Go Camping! 7 Gear Essentials and Upgrades to Get Started, Plus 10 Great Camping Locations Across the Country

Go Camping! 7 Gear Essentials and Upgrades to Get Started, Plus 10 Great Camping Locations Across the Country
There's no better time to strike out on a life-affirming journey into the wilderness than now.
Camping Gear Essentials (and Upgrades) to Get Started + 10 Great Camping Sites Across the US

The Great Outdoors. Mother Nature. The Wide Open. The Final Frontier. Whatever you call it, we all have an undeniable connection with nature. With the new age expectation to be always on and endlessly linked-up, it is easy to forget the immense power that nature has on one's being. While the ability to constantly be connected is convenient in its own right, it also serves as a reminder of the importance to get away from it all; to get off the grid and realigned with what is truly important in life.

We may never be able to fully experience the untouched beauty of what Lewis and Clark saw when they took that fateful expedition, or the scenes immortalized in Thoreau's work, but we can capture some of that same magic. The lands and sights that Ralph Waldo Emerson spoke of in his lectures and Whitman captured in poetry still exists—you just need to know where to look. While there is obviously great camping across the US, some of the best sites are a little off the beaten trail in places you never would think to check. Part of the joy of getting outside is the adventures you take along the way of discovering some of your very own hidden gems. You simply just have to begin.

Of course, any well-intentioned camping trip can quickly fall into chaos if you are not fully prepared. A good tent can be the difference between the best sleep of your life and getting soaked to the bone from an unannounced rainstorm. It’s hard to truly enjoy the beauty you're surrounded by when you can’t stop thinking about your aching back.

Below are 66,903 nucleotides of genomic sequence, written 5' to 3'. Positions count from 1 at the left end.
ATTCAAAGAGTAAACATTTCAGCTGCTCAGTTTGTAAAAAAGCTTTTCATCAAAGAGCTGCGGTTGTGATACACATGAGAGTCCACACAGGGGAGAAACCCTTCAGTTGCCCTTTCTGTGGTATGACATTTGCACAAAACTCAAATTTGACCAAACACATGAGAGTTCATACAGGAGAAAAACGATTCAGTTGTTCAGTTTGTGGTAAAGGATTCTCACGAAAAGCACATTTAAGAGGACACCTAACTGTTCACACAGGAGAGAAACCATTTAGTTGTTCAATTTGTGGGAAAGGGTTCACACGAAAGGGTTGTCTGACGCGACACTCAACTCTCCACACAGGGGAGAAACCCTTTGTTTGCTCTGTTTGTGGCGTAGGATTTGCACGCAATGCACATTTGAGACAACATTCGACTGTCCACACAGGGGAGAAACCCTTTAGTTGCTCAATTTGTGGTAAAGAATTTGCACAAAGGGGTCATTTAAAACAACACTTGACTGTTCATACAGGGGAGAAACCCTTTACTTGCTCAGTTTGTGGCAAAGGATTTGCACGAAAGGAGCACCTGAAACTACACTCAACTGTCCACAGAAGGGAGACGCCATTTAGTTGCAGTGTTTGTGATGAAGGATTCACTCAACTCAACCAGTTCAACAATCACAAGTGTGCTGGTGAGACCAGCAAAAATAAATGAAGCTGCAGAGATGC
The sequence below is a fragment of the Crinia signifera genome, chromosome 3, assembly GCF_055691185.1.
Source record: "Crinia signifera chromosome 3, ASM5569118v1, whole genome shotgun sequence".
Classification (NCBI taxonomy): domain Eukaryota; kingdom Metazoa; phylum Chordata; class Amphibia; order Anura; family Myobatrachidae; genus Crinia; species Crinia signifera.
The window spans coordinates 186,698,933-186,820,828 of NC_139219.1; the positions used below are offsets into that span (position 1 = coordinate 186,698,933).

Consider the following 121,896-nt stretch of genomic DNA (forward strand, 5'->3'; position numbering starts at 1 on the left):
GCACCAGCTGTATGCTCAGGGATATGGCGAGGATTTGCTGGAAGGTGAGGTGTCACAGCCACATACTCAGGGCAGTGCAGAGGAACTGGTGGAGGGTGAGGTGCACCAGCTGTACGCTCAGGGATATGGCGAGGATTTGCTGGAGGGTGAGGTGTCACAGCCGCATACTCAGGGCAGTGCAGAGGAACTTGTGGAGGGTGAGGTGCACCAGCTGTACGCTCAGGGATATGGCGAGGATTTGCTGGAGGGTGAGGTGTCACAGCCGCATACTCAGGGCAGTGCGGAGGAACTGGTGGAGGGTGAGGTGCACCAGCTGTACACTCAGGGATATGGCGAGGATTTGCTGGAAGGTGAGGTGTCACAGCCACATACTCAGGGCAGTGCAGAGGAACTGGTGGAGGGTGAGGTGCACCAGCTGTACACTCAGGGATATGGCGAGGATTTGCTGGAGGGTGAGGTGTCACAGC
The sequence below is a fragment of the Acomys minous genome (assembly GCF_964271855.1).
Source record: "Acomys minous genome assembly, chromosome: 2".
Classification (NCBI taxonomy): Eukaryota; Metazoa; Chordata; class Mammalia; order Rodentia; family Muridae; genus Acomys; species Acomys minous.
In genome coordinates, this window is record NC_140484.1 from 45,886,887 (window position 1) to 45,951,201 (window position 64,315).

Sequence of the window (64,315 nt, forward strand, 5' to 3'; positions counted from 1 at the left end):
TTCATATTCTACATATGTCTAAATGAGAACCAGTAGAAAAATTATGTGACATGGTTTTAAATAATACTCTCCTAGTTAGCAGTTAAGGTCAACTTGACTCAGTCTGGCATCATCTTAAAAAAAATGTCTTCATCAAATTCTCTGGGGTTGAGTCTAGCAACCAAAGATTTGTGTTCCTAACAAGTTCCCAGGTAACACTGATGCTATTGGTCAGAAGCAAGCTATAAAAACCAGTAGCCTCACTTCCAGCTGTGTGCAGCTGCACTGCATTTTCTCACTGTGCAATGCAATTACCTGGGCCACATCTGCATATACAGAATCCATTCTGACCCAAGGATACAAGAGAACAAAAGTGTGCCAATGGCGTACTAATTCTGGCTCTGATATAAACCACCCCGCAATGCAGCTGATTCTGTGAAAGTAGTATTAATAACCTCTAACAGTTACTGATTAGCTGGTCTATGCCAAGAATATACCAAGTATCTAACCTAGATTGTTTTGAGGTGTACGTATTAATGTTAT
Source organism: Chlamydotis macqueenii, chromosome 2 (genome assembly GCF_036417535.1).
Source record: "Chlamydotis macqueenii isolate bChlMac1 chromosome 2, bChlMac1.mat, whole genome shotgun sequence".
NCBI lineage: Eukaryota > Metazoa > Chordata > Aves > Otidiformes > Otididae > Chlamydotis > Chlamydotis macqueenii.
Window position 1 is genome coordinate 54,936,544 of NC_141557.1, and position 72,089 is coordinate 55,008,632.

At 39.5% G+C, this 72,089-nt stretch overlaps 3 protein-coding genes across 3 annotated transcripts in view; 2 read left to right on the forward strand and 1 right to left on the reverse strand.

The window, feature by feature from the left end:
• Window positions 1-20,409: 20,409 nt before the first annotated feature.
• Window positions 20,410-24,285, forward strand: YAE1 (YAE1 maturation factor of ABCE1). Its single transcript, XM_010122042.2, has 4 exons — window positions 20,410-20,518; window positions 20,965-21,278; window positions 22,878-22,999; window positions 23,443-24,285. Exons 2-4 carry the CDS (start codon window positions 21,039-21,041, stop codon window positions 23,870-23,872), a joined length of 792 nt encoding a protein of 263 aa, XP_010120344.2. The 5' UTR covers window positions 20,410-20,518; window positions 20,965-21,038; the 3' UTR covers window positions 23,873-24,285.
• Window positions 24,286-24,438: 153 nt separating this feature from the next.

You get the point: good gear equates good times. Now, for some people it may seem near impossible to justify spending $400 on a tent that they’ll only use once or twice a year, and that’s fine. The way to go about your camping equipment is to think of it all as an investment. Yes, some price points may seem steep—but if you manage to get out there two or three times a year, your investment will pay for itself tenfold.

Besides—while it may be a cliche—you can hardly put a price on time spent in nature. In the words of the timeless sage John Muir, “Climb the mountains and get their good tidings. Nature's peace will flow into you as sunshine flows into trees. The winds will blow their own freshness into you and the storms their energy, while cares will drop off like autumn leaves.”

Get the Gear: Starter vs. Upgrade

For this rundown, we've gathered up all the camping essentials and broken them down into two spending categories: starter and upgrade. The starter gear will get you out in the wild with what you need, but if you have a little extra to spend, the upgrade gear will give you the bang for the buck.

The Best Tents

Starter: Coleman Sundome 4-Person Tent

Coleman Sundome 4-Person Tent
This tent is lightweight, versatile, and durable. It’s a great option for anyone who is a little hesitant about dropping big bucks on new gear. For an entry level tent, it really does more than the price would suggest and will last you for many seasons to come.

Buy the Coleman Sundome 4-Person Tent – $48.68

Upgrade: Eureka Assault Outfitter

Eureka Assault Outfitter - $383.96 at Campmor or Amazon

At just over 15 pounds packing weight, this isn’t a great option for backpacking, but for everything else it is excellent. It is designed after the USMC Marine Combat Tent and has only 3 poles, so setup and breakdown is a breeze.

Buy the Eureka Assault Outfitter – $383.96 at Amazon

The Best Sleeping Bags

Starter: Coleman White Water Cool-Weather Scoop Bag

Coleman White Water Cool-Weather Scoop Bag

This bag is huge. The oversized construction means you won’t be balled up pulling on the top of your bag in the middle of the night trying to stay warm. It has zipper-plowing which helps prevent needless snags when all you want to do is crawl into bed and get a good night’s sleep.

Buy the Coleman White Water Cool-Weather Scoop Bag – $35.65

Upgrade: Sierra Designs – Backcountry Bed 600 3-Season bag

Backcountry Bed 600 3-Season bag

This sleeping bag has no zippers which allows for a great range of motion. You simply climb (or crawl) in through the top open oval and pull the built-in comforter over you as you see necessary. It’s incredibly comfortable and the specialty down dries 33% faster than normal down, meaning you can take this thing from spring to Autumn like that.

Buy the Sierra Designs – Backcountry Bed 600 3-Season bag – $299.95

The Best Water Bottles

Starter: Nalgene – 32oz Wide Mouth Glow

Nalgene - 32oz Wide Mouth Glow

Hard to beat a classic Nalgene, but this one might do exactly that. Ultra simple, ultra durable, and it even glows in the dark. Slap a new sticker on it from all your camping destinations.

Buy the Nalgene – 32oz Wide Mouth Glow – $10.99

Upgrade: Hydro Flask – 32oz Insulated Bottle

Hydro Flask - 32oz Insulated Bottl